Abstract [en]

Background: The approach to nursing should be characterized by a holistic view of the human being which includes sexual health. From a nursing perspective, it is therefore of most importance to have a dialogue about factors associated with sexual health also among hospitalized patients. However, to our knowledge there is a lack of qualitative studies regarding nurses attitudes about dialogue with patients about sexual health.

Objective: To investigate nurses attitudes towards dialogue with hospitalized patients about sexual health.

Methods: A qualitative method was used and interviews were conducted which then were analyzed using a qualitative content analysis. Eleven registered nurses were included, the inclusion criteria was: at least one year of experience as a nurse and working on a medical or surgical ward in a hospital in the southwest of Sweden. The participants were in the ages 25-65 and had worked as nurses between 2 and 30 years. Nine of the participants were women. The data were collected during 2011.

Results: The nurses experiences of and reflections on dialogue with patients about sexual health were presented as a single main theme: Nurses challenges to support hospitalized patients with sexual health issues. This theme had three categories: Feeling uncomfortable, Feeling inadequate and Task-oriented care with related subcategories respectively.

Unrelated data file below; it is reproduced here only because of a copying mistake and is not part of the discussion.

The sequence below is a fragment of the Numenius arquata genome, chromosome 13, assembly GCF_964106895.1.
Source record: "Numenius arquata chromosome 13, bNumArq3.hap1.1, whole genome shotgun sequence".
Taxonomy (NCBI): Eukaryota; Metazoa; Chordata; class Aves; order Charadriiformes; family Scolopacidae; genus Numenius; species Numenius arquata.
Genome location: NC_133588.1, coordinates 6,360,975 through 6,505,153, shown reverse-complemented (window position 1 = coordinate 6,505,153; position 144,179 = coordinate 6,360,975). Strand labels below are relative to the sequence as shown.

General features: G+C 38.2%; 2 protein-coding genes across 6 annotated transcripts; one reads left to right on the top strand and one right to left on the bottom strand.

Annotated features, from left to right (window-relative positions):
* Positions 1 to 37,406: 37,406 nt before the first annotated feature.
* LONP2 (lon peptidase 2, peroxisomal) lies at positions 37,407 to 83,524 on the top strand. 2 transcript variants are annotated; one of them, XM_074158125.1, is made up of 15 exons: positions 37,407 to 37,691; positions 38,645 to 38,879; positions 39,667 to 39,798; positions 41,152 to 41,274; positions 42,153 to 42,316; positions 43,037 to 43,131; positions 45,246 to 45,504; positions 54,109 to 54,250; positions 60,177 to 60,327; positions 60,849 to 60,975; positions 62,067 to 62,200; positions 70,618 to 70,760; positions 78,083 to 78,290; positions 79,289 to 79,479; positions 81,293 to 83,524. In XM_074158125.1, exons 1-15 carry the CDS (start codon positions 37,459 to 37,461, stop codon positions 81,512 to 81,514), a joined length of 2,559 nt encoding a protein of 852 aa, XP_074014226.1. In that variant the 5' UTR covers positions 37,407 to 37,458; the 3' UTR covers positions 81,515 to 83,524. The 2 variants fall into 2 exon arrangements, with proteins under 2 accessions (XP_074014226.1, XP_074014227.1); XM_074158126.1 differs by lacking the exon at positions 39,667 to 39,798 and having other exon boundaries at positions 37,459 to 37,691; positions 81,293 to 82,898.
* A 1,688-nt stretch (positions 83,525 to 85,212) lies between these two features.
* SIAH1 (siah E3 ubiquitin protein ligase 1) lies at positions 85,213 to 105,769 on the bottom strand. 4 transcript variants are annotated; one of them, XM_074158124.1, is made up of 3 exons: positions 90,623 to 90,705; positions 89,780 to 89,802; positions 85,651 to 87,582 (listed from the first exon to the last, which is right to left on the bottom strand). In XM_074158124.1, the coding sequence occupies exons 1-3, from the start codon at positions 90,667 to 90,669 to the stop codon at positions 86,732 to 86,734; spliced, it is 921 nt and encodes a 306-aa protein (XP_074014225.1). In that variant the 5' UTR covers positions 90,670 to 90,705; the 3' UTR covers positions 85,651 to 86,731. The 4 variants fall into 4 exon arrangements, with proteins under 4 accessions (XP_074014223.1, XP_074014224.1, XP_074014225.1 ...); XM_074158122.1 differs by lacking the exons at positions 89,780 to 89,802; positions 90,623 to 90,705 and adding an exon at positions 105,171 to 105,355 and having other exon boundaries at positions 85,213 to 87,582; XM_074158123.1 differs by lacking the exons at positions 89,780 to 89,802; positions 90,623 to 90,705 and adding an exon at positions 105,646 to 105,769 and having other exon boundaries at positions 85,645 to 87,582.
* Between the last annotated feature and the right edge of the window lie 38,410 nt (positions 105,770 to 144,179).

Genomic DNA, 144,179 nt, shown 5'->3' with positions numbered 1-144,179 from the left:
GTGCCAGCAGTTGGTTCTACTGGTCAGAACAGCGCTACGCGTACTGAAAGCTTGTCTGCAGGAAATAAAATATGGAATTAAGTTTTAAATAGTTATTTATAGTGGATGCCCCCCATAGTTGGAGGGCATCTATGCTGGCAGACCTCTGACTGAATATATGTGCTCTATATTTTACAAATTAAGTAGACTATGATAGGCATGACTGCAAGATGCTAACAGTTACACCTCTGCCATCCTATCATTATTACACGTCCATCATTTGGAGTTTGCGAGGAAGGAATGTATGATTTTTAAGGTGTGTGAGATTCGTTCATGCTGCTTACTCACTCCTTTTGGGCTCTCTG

Conclusions: Nurses attitudes towards their dialogues about sexual health with hospitalized patients were less challenging if they were initiated by the patients or if the patients were men with medical causes related to sexual health. Lack of knowledge and support from colleagues became reasons why nurses felt inadequate about discussing sexual health with their patients.

Place, publisher, year, edition, pages
OMICS Publishing Group, 2016
Keywords
Sexual health, Nursing care, Qualitative analysis, Dialogue
National Category
Nursing
Research subject
Medical sciences
Identifiers
urn:nbn:se:his:diva-12529 (URN)10.4172/2167-1168.1000344 (DOI)
Available from: 2016-06-20 Created: 2016-06-20 Last updated: 2017-11-28Bibliographically approved
Vixner, L., Mårtensson, L. & Schytt, E. (2015). Acupuncture with manual and electrical stimulation for labour pain: a two month follow up of recollection of pain and birth experience. BMC Complementary and Alternative Medicine, 15(1), Article ID 180.
Open this publication in new window or tab >>Acupuncture with manual and electrical stimulation for labour pain: a two month follow up of recollection of pain and birth experience
2015 (English)In: BMC Complementary and Alternative Medicine, ISSN 1472-6882, E-ISSN 1472-6882, Vol. 15, no 1, article id 180Article in journal (Refereed) Published
Place, publisher, year, edition, pages
BioMed Central, 2015
Keywords
analgesic agent, morphine, nitrous oxide, sterile water
National Category
Obstetrics, Gynecology and Reproductive Medicine